post #74 of 165

Didn't say "opportunity", that's your words appended to mine.

 

WhatsApp charges $0.99 per year of use (I think).  That is the case whether their users have Facebook accounts or not.  Not sure how that makes me all over the map, it's a simple point.

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post #75 of 165
Quote:
Originally Posted by SpamSandwich View Post

What value would there be for Apple in an Android version of iMessage? This is a great feature exclusive to Apple hardware, it would be nothing but a drain on Apple's resources. At least with iTunes on Windows people occasionally buy things.

Also, one has to wonder if WhatsApp is violating any patents that Apple or some other company may own: http://www.thefullsignal.com/apple/ios-7/14056/apple-ios-7-imessage-patent-suggests-shake

Seems as tho nearly every company with a successful feature or product is accused of IP theft as some point. Apple 's iMessage has been sued over infringement of MTEL IP. (Patent 5,809,428) That's in addition to yet another VirnetX patent suit, a new one targeting iMessage.
http://virnetx.com/virnetx-asserts-new-patent-in-apple-lawsuit/
Edited by Gatorguy - 2/21/14 at 5:33am
melior diabolus quem scies
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post #76 of 165

You even have to wonder how broadly many of these patents are granted. iMessage started two years after WhatsApp. There is no patent theft. If courts see it differently, than that is that. But a lot of these patent suits - by and against Apple are squarely aim at hindering the competition or extracting money from them - whether there truly was a patent violation or not.

post #77 of 165
Quote:
Originally Posted by DipDog3 View Post
 

 

I agree. Apple did that with iTunes and Windows & the iPad took off!

I don't know what is stopping them from expanding iMessage.
FaceTime would also be great to use with other phones, but I can see where Apple would have problems getting it to work on all of the possible configurations of Android.

I like iMessage and use it a lot to message my family, but I can't imagine that many Android users would install it. If Apple are really serious about pushing it, then they need to make all the apps, but I think their opportunity has probably passed now.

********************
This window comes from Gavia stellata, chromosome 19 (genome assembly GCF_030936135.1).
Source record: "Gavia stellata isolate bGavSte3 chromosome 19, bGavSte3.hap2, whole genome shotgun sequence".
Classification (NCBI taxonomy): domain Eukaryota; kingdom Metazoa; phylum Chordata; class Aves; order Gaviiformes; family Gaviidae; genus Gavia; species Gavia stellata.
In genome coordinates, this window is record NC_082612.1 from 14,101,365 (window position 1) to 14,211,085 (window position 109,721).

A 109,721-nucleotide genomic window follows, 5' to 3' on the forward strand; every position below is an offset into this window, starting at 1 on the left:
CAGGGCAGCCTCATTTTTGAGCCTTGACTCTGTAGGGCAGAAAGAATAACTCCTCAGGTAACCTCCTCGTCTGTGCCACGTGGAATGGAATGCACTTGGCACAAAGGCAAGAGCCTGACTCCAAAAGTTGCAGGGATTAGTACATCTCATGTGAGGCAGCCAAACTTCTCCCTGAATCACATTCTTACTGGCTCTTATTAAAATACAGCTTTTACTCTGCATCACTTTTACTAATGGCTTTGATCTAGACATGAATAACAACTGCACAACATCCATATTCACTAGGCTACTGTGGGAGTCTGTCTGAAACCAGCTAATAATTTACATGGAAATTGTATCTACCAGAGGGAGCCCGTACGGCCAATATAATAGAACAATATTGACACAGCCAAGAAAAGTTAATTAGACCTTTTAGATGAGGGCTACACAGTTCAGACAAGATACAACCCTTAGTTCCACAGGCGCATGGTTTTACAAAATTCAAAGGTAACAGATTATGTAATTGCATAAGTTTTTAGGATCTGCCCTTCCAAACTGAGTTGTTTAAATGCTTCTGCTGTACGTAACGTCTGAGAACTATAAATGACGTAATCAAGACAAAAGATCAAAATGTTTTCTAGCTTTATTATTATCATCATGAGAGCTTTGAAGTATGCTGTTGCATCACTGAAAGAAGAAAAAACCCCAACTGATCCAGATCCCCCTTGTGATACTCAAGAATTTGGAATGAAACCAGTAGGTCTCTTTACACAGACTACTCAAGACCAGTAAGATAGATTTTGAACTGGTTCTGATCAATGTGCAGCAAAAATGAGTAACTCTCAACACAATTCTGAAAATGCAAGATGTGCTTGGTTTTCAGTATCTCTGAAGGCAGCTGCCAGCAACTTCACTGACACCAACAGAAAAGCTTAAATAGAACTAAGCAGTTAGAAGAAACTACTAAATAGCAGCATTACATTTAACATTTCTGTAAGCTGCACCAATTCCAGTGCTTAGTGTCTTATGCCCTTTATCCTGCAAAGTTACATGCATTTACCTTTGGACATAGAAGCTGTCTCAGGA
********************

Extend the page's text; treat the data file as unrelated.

Quote:
Originally Posted by Richard Getz View Post
 

How is this worth that kind of money, and how can Facebook not bring similar functionality for much, much, much less? 

It makes Microsoft's purchase of Skype look really cheap in comparison and everyone thought that was expensive!

 

It's not about the functionality though, its about the users and them actually using the service. To question value you also have to look at how much the SMS market is worth, as a strong competitor to it, that's where its potential value is going to come from.

post #78 of 165
Quote:
Originally Posted by SpamSandwich View Post

What value would there be for Apple in an Android version of iMessage? This is a great feature exclusive to Apple hardware, it would be nothing but a drain on Apple's resources. At least with iTunes on Windows people occasionally buy things. ...

See my previous post.
post #79 of 165
Quote:
Originally Posted by timgriff84 View Post

I like iMessage and use it a lot to message my family, but I can't imagine that many Android users would install it. If Apple are really serious about pushing it, then they need to make all the apps, but I think their opportunity has probably passed now.
...

No, Android users will install iMessage for the same reasons iOS users installed WhatsApp . And note that WhatsApp is currently the only cross platform solution.
post #80 of 165
Quote:
Originally Posted by Sebastian37 View Post

Zero benefit??? What is the benefit facetime users get if it cannot even be used across platforms? I am an iPhone user, but me and most people I know use Skype instead of Facetime. Not because it is better, but because non-Apple users can communicate with it, too. A non-universal messaging or videoconferences app is a non-starter.

Zero benefit for Apple. Why should Apple spend $$$ to subsidize free loaders (Android)? I tell me people if you want to get group messages, get an idevice or Mac. My brothers have idevices and most of my friends do as well.